–By Nicholas Saunders and Anja Dashwood
The last ayahuasca ritual we attended in Brazil was the Barquinha, a split off the Santo Daime and the smallest of the three established Brazilian churches who use ‘huasca’, as its called in Brazil. As with the others, the religion incorporates beliefs from Spiritism, Christianity, and the native jungle tribes.
The name implies ‘boat’, and their main church is on a river boat in Amazonia, although the service we attended was in a chapel occupying the lower floor of a city home.
Our hosts welcomed us, settled us into comfortable seats and asked what else we might need. “Something to vomit in” we replied, truthfully if not politely. They assured us that people practically never felt nauseous in the warm and supportive atmosphere of their church; still, I checked out how to get to the loo ‘just in case’.
The service was fairly similar to the Santo Daime with Christian ikons, prayers and hymns, but the atmosphere was more light hearted, even playful, without us having to stand up and sit down on cue. Indeed, their uniforms were like toys straight from a dressing up kit: white sailor outfits with blue trimmings, gold tasseled epaulettes and badges picturing boats; while their sailor hats were embroidered with hearts for the women and stars for the men. They seemed to be making gentle fun out of their military uniform, just like the Gilbert and Sullivan opera The Pirates of Penzance. It was all very sweet and had a child like innocence.
Decoration was also taken to extremes. One end of the room was divided off by a stage-type curtain embroidered with a crucifix and bordered with flowers, and in the ‘sanctuary’ behind was the altar, an electric organ, and seating for the elders. On the altar stood over twenty brightly painted statues and gory crucifixes, while every square inch of the wall behind was adorned with gilt framed pictures. It was probably no more ornate than a Greek Orthodox church, but the lack of antiquity left it looking decidedly kitch.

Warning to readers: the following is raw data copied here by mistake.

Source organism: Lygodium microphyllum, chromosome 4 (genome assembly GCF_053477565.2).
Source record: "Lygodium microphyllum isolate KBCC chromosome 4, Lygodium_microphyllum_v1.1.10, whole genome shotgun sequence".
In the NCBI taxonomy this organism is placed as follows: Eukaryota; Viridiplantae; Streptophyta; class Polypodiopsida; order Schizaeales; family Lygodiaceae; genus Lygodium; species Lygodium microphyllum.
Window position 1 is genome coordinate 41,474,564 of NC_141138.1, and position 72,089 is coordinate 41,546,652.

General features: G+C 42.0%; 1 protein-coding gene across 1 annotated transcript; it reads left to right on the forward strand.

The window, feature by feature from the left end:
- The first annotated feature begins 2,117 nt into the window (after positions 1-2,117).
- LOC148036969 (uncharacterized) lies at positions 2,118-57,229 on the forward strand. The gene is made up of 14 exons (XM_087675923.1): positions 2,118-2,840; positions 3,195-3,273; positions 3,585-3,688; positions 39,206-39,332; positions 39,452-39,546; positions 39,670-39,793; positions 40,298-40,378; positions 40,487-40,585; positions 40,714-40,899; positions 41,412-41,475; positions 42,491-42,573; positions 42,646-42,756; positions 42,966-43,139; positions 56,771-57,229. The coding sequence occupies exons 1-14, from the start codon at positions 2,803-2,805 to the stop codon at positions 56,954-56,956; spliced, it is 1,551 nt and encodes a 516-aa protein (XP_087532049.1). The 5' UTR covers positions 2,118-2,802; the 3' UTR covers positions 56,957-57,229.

After silent meditation in our seats, we queued up to receive the sacrament. This was served through a window next to the altar and, like the Santo Daime, was consumed immediately. It tasted as bad too, and I had similar a problem swallowing it. We then went outdoors where we were issued with candles and formed a procession back into the chapel led by bearers carrying a heavy statue of a veiled black Madonna. Back in our seats we sang, and with each hymn a sailor-girl pulled a rope to open the curtain a little wider.
I felt little or no effect except mild nausea. It was containable, but I decided that my problem lay in my ability to contain, so I went to the loo to ‘let it all out’. Once there I felt a twinge of diarrhoea and found myself ‘reaching’ and shitting each time I ‘heaved’ as though I was vomiting, and afterwards I felt no more nausea. I had let it all out, but at the other end! Nevertheless, I refused a second glass of the brew ‘just in case’. I found myself staring at the statues and saw Jesus’ compassionate smile change to a worldly grin. The curtains were gradually drawn closed again in step with more hymns, but that was not the end.